In addition to intracellular NF-kB hyperactivation, MM cells also manipulate NF-kB signaling in the bone marrow microenvironment to promote cancer growth and invasion (Figure 2). On the one hand, myeloma cells hijack stromal cells to secrete cytokines, such as interleukin-6 (IL-6), receptor activator of NF-kB ligand (RANKL) and vascular endothelial growth factor (VEGF), to promote cancer proliferation and angiogenesis [46]. On the other hand, myeloma cells secrete Dickkopf-1 (Dkk1) and macrophage inflammatory factor 1a (MIP-1a) to inhibit osteoblast differentiation to block new bone formation, and activate osteoclasts to promote osteolysis [47][48]. In late-stage MM patients, the myeloma cells acquire additional genetic abnormalities that lead to reduced dependency on the microenvironment (e.g., P53 mutation), increased drug resistance and increased aggressiveness of the clone (e.g., 1q21 amplification and CKS1B overexpression) [49]. Hence, therapies against both MM cells and microenvironment control, such as daratumab, an antibody drug against CD38 that induces antibody-dependent cytotoxic events in CD38-expressing cancer cells and complement-dependent cytotoxicity [50][51][52], show success in MM treatment [53].

    Figure 2. Schematic diagram of the MM microenvironment. Cancerous plasma cells interact with stroma, osteoblasts and osteoclasts through membrane receptor interactions and secretory cytokine pathways. Hyperactive NF-kB signaling plays a pivotal role in disease progression through transcriptional activation of the secretion of various cytokines like IL-6, RANKL and Dkk1 to promote cancer cell proliferation, osteoblast inactivation, osteoclast hyperactivation and angiogenesis. Proteins involved in canonical NF-kB signaling are indicated in dark blue, whereas proteins involved in non-canonical NF-kB signaling are indicated in light blue. Arrows with triangle heads indicate activation, whereas arrows with rhomboid heads indicate inactivation/inhibition; direct interactions are indicated by solid lines, whereas indirect interactions are indicated by dashed lines. Artistic images were downloaded from Servier Medical Art (https://smart.servier.com/; Servier Medical Art by servier is licensed under a creative commons attribution 3.0 unported license).

    Even though receptor-/ligand-specific antibodies can target NF-kB signaling with high specificity, the diverse NF-kB signals in MM cells and their microenvironment limit the application of these therapies to treat MM effectively in vivo. Tumor evolution also contributes to altering pathways to develop drug resistance. Hence, directly targeting the molecular machinery of NF-kB signaling remains crucial. Until now, no specific NF-kB inhibitor has been approved for treating MM. We will discuss the challenges of developing specific NF-kB inhibitors for MM treatment.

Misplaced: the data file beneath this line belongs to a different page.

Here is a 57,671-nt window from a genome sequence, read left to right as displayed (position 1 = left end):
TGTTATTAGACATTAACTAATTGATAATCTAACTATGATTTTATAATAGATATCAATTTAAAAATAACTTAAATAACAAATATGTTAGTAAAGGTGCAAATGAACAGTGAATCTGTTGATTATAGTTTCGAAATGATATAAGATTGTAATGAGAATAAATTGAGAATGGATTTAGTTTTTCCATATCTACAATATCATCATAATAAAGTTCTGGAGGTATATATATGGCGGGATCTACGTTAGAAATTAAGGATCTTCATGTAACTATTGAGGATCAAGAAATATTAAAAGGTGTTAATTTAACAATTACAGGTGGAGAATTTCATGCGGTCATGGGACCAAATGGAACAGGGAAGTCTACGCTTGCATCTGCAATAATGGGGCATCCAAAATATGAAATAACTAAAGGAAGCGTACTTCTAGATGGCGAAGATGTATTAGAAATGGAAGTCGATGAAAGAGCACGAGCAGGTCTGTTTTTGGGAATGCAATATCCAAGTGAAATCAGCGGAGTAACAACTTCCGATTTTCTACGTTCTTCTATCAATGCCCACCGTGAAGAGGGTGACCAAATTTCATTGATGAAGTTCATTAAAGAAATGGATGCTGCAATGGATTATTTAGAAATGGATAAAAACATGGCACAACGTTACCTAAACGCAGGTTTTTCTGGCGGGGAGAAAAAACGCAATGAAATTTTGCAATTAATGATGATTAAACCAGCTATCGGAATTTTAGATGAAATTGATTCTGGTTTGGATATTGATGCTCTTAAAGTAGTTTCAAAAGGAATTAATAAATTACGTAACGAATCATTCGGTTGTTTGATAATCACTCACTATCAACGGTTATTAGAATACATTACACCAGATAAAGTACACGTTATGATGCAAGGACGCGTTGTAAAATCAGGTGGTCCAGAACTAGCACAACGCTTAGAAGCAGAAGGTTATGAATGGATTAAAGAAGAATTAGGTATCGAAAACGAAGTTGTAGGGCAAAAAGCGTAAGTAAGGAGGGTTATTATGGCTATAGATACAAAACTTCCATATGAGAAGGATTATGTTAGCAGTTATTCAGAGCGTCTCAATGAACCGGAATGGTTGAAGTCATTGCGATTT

3. NF-kB Signaling: The Rose with Thorns in MM Treatment

    Even though NF-kB signaling plays a critical role in MM, specifically targeting this signaling pathway proves to be more difficult than previously thought.

    The foremost hurdle is drug safety. NF-kB signaling plays a key role in innate immunity and inflammation. Constitutive inactivation of NF-kB signaling silences the immune system, subsequently rendering patients susceptible to infections. Population-based studies have pointed out that MM patients displayed a seven-fold higher risk of bacterial infection and a 10-fold higher risk of viral infections as compared to randomized control individuals, resulting in a stunning 22% death rate among MM patients at one-year follow-up [54]. It is noteworthy that transplanted patients displayed a broader spectrum of infection [55], where infection rate may be reduced by combined IMiD therapy [56], due to the fact that immunosuppressive drugs are administered to prevent graft-versus-host defense. On the other hand, bortezomib-based therapy is associated with a higher risk of severe infection in various studies [56][57][58], possibly through inhibition of both canonical and non-canonical NF-kB pathways. Hence, it is hypothesized that targeting of one NF-kB pathway may be safer than inactivating both NF-kB signaling pathways. Nevertheless, trials of many IKKb inhibitors showed severe adverse effects [59], even though non-canonical NF-kB signaling is hypothesized to be unaffected. In contrast, the anti-RANK antibody denosumab, which is recommended as adjuvant therapy to MM patients to alleviate hypercalcemia due to hyperactive osteoclasts [60], produces little toxicity but cannot treat MM because of its narrow-spectrum inhibition of RANK-mediated non-canonical NF-kB signaling. Hence, striking the right balance between drug safety and treatment efficiency remains challenging.